The BLAST-TNG gondola will borrow from the BLAST gondola that flew five times since between 2006 and 2013, however a number of systems will undergo significant redesigns to accommodate the primary mirror and the receiver which have both increased in size significantly.
The gondola comprises two major mechanical systems. The first is an outer frame that allows the telescope to rotate in azimuth with respect to the balloon. This is achieved via a high moment of inertia reaction wheel located below the receiver, and a pivot motor that couples the flight train to four aircraft cables located at the corners of the frame. The outer frame also houses the flight control electronics, solar array batteries and charge controllers that power the receiver, and supports the inner frame on large ladder-like supports. The inner frame is a stiff structure that supports the mirror assembly, cryogenic receiver, and detector readout electronics. The inner frame is precisely pointed in elevation with respect to the outer frame with a direct drive motor, and is actively balanced about its rotation axis.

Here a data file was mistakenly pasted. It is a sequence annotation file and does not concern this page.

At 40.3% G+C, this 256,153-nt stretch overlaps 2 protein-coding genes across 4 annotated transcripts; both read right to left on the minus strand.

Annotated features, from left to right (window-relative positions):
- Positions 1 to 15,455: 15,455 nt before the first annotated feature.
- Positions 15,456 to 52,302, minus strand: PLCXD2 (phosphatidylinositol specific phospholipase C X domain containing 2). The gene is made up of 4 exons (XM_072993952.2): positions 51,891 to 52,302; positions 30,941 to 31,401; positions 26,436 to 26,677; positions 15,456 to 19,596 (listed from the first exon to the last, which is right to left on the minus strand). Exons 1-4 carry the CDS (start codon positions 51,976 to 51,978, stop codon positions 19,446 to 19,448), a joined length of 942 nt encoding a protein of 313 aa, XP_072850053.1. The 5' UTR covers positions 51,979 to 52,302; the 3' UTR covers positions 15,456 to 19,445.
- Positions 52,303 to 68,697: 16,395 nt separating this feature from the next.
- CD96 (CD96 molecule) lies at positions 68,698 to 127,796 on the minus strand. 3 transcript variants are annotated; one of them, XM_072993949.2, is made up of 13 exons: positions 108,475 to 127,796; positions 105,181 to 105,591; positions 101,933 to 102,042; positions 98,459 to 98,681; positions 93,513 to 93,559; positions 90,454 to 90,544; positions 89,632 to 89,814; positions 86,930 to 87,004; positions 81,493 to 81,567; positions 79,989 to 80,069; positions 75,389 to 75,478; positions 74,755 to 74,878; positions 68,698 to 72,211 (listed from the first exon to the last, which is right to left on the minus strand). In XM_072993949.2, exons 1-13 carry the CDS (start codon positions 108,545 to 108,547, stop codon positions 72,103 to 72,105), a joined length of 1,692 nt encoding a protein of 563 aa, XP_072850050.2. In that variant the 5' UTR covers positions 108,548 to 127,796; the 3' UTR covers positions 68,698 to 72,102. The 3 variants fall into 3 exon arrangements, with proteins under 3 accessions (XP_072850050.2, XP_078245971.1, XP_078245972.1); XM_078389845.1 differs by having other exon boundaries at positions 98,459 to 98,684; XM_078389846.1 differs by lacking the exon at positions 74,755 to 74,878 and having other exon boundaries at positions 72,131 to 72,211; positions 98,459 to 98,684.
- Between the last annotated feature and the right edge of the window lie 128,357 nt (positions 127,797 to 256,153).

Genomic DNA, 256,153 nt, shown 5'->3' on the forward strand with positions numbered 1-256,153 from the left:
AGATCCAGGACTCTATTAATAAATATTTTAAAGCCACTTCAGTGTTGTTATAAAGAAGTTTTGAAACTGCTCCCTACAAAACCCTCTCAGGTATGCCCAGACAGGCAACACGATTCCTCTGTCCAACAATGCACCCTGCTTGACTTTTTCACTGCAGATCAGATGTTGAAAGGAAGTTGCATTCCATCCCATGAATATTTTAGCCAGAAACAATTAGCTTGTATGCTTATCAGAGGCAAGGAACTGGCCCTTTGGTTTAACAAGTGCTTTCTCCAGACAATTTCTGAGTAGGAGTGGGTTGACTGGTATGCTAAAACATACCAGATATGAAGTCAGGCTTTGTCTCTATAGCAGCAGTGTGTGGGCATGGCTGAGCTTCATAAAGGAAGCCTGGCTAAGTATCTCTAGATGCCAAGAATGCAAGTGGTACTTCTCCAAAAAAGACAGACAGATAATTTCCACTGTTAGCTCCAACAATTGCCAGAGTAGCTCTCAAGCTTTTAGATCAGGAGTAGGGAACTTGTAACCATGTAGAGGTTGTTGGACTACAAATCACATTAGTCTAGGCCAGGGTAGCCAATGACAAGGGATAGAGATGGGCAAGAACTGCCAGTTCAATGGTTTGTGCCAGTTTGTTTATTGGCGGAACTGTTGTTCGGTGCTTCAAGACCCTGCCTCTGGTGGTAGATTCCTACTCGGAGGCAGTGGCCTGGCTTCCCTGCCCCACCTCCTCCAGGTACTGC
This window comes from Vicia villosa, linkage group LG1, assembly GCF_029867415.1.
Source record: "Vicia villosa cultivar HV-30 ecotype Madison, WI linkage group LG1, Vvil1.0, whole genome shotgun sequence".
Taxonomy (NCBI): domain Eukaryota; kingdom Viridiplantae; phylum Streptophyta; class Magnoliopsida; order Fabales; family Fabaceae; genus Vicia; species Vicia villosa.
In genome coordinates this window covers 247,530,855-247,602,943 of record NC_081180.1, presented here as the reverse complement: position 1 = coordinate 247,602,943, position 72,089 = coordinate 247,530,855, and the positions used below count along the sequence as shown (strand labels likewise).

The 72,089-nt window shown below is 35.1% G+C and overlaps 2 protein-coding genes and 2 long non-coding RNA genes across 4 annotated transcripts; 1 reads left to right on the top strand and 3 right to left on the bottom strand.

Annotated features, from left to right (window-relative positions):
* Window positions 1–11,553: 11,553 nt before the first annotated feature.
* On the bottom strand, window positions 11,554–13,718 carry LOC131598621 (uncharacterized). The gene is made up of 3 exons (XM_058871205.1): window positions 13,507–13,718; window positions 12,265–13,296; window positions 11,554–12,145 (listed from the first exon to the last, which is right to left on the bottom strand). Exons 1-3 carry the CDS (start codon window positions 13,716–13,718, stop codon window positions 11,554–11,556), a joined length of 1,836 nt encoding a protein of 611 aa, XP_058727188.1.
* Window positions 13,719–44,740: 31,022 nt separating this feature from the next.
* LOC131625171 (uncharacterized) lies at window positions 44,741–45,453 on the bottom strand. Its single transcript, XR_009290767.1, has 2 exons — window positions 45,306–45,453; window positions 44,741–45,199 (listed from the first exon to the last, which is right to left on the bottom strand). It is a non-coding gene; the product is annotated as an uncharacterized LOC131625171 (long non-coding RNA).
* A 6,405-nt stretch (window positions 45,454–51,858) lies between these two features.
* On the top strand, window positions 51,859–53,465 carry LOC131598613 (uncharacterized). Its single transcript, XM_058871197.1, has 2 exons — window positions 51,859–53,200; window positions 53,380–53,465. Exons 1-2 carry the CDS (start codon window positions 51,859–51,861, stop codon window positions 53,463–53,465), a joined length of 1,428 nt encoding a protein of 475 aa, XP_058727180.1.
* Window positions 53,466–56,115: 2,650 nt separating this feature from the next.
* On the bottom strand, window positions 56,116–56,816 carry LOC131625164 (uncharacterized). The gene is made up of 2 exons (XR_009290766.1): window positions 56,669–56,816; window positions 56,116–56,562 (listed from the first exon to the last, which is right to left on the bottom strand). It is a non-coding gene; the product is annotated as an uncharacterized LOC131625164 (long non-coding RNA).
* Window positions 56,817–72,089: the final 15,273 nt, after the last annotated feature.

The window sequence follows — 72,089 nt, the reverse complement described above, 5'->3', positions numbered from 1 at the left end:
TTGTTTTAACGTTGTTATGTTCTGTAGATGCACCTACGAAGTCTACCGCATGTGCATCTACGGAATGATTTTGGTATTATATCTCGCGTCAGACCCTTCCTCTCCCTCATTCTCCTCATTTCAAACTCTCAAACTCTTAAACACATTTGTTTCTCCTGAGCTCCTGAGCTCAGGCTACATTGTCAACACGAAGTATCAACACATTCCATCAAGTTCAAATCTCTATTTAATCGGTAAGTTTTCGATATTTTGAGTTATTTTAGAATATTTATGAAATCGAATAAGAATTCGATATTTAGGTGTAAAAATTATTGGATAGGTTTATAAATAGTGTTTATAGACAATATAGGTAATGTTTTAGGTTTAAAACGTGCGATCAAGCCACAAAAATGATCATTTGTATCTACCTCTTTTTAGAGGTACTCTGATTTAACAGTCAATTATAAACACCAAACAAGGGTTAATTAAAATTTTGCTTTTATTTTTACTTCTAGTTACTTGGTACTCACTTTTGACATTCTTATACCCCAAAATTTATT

A series of aluminized Mylar baffles and sunshields on both the inner and outer frame protect the telescope from thermal changes during flight and shield the sensitive optics from direct sun. These baffles will be optimized to allow BLAST-TNG to point to within 40 degrees in azimuth of the sun, over a range in elevation from 20 to 55 degrees.